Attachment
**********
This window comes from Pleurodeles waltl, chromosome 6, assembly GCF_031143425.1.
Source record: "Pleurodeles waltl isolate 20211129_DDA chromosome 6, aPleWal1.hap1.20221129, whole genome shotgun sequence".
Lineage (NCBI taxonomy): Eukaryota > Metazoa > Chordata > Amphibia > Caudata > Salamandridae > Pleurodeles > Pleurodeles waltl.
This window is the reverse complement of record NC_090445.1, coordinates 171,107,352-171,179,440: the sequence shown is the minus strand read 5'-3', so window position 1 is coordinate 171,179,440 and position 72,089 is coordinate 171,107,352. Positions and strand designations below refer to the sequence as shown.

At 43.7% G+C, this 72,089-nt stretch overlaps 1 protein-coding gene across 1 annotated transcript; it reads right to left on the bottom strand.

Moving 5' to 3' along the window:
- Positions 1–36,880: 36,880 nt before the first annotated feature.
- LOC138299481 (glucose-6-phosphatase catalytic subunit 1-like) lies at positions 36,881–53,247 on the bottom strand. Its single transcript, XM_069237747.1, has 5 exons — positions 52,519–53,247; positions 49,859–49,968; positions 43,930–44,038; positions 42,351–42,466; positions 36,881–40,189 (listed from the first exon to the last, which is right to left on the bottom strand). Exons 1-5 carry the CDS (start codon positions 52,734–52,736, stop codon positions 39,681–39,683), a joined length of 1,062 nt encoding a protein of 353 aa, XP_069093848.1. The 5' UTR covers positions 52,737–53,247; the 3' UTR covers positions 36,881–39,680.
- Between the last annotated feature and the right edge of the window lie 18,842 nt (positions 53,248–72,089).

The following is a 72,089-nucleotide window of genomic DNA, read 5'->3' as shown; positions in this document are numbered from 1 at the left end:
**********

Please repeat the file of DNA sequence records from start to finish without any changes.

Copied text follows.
This window comes from Pleurodeles waltl, chromosome 6, assembly GCF_031143425.1.
Source record: "Pleurodeles waltl isolate 20211129_DDA chromosome 6, aPleWal1.hap1.20221129, whole genome shotgun sequence".
Lineage (NCBI taxonomy): Eukaryota > Metazoa > Chordata > Amphibia > Caudata > Salamandridae > Pleurodeles > Pleurodeles waltl.
This window is the reverse complement of record NC_090445.1, coordinates 171,107,352-171,179,440: the sequence shown is the minus strand read 5'-3', so window position 1 is coordinate 171,179,440 and position 72,089 is coordinate 171,107,352. Positions and strand designations below refer to the sequence as shown.

At 43.7% G+C, this 72,089-nt stretch overlaps 1 protein-coding gene across 1 annotated transcript; it reads right to left on the bottom strand.

Moving 5' to 3' along the window:
- Positions 1–36,880: 36,880 nt before the first annotated feature.
- LOC138299481 (glucose-6-phosphatase catalytic subunit 1-like) lies at positions 36,881–53,247 on the bottom strand. Its single transcript, XM_069237747.1, has 5 exons — positions 52,519–53,247; positions 49,859–49,968; positions 43,930–44,038; positions 42,351–42,466; positions 36,881–40,189 (listed from the first exon to the last, which is right to left on the bottom strand). Exons 1-5 carry the CDS (start codon positions 52,734–52,736, stop codon positions 39,681–39,683), a joined length of 1,062 nt encoding a protein of 353 aa, XP_069093848.1. The 5' UTR covers positions 52,737–53,247; the 3' UTR covers positions 36,881–39,680.
- Between the last annotated feature and the right edge of the window lie 18,842 nt (positions 53,248–72,089).

The following is a 72,089-nucleotide window of genomic DNA, read 5'->3' as shown; positions in this document are numbered from 1 at the left end: